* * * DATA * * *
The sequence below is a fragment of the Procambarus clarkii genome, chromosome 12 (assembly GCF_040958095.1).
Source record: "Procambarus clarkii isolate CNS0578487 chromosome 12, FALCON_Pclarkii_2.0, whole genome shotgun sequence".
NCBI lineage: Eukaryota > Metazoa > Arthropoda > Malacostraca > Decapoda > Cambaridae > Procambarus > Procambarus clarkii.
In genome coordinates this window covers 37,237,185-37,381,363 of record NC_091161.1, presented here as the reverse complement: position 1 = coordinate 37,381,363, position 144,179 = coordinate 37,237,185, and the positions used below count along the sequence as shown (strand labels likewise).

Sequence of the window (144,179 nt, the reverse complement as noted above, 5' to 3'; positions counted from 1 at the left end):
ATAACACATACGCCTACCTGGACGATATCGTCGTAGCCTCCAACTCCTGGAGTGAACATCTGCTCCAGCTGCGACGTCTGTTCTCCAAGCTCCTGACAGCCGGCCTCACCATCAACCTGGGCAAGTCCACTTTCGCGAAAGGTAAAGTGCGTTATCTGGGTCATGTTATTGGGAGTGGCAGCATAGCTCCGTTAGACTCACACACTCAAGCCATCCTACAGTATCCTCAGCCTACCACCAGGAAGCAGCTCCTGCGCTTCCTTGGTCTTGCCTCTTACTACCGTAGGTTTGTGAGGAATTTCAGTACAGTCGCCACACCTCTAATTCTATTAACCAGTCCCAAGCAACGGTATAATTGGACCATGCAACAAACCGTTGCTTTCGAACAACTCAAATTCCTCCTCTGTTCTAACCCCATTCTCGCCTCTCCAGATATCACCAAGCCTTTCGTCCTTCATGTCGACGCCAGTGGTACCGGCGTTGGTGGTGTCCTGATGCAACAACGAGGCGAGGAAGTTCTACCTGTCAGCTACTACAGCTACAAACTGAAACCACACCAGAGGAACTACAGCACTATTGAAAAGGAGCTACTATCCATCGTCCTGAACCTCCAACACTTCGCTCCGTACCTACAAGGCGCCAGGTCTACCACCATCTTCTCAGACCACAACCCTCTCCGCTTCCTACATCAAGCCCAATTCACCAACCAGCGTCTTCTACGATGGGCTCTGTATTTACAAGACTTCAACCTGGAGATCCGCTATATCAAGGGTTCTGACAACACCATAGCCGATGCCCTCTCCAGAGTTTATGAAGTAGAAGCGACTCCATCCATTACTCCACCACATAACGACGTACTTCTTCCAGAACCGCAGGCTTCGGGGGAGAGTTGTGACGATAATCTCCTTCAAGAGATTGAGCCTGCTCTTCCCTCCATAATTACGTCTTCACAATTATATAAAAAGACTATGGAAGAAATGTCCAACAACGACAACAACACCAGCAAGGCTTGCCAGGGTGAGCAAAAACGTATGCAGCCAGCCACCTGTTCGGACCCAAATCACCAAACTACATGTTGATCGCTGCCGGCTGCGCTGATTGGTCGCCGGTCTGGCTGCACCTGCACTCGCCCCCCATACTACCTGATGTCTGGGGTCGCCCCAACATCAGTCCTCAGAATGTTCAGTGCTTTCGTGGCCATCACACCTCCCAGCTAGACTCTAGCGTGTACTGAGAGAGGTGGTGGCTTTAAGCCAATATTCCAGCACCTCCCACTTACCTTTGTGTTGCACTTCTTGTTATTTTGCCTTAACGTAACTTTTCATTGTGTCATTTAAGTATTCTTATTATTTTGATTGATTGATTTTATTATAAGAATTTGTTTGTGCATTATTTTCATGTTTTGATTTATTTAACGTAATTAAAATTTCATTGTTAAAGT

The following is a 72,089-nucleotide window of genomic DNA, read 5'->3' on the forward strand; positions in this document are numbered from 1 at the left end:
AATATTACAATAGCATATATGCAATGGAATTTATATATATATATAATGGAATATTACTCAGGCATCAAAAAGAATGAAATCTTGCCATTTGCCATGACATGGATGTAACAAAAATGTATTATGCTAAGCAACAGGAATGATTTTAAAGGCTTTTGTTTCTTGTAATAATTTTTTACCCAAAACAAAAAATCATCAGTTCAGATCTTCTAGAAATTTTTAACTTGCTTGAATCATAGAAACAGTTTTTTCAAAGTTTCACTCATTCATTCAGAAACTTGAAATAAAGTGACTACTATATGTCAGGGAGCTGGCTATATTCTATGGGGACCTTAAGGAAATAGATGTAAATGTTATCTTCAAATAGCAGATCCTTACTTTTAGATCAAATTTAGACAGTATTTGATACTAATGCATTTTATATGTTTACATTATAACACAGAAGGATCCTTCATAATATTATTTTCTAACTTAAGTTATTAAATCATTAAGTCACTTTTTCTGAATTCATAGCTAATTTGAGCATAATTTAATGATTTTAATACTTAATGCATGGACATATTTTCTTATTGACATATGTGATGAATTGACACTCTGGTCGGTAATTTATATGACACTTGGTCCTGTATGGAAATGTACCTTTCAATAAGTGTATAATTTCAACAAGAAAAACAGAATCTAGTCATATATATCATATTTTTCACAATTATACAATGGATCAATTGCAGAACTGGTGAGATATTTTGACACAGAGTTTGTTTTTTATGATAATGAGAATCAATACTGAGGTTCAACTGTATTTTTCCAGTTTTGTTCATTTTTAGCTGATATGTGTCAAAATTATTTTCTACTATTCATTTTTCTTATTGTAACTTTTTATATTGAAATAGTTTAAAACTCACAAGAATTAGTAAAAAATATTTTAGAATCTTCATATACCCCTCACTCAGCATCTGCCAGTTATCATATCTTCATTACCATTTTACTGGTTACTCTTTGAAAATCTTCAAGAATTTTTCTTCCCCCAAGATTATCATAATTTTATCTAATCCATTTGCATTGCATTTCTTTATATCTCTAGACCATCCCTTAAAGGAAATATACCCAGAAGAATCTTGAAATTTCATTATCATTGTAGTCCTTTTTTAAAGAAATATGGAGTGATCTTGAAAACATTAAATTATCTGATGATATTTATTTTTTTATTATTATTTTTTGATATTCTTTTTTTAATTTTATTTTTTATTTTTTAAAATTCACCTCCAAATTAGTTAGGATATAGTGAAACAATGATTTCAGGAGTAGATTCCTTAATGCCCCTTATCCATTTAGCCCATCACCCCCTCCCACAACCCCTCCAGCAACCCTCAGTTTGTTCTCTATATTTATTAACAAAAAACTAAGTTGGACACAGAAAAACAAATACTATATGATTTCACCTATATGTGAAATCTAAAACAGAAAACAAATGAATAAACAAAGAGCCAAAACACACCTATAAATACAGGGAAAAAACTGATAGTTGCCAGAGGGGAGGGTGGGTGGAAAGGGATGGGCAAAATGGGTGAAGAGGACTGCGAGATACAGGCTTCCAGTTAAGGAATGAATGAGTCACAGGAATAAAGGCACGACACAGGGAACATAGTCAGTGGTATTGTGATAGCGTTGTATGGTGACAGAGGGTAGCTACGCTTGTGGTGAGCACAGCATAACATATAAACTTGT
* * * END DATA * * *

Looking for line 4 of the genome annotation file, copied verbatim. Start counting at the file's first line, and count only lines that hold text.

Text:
In genome coordinates this window covers 37,237,185-37,381,363 of record NC_091161.1, presented here as the reverse complement: position 1 = coordinate 37,381,363, position 144,179 = coordinate 37,237,185, and the positions used below count along the sequence as shown (strand labels likewise).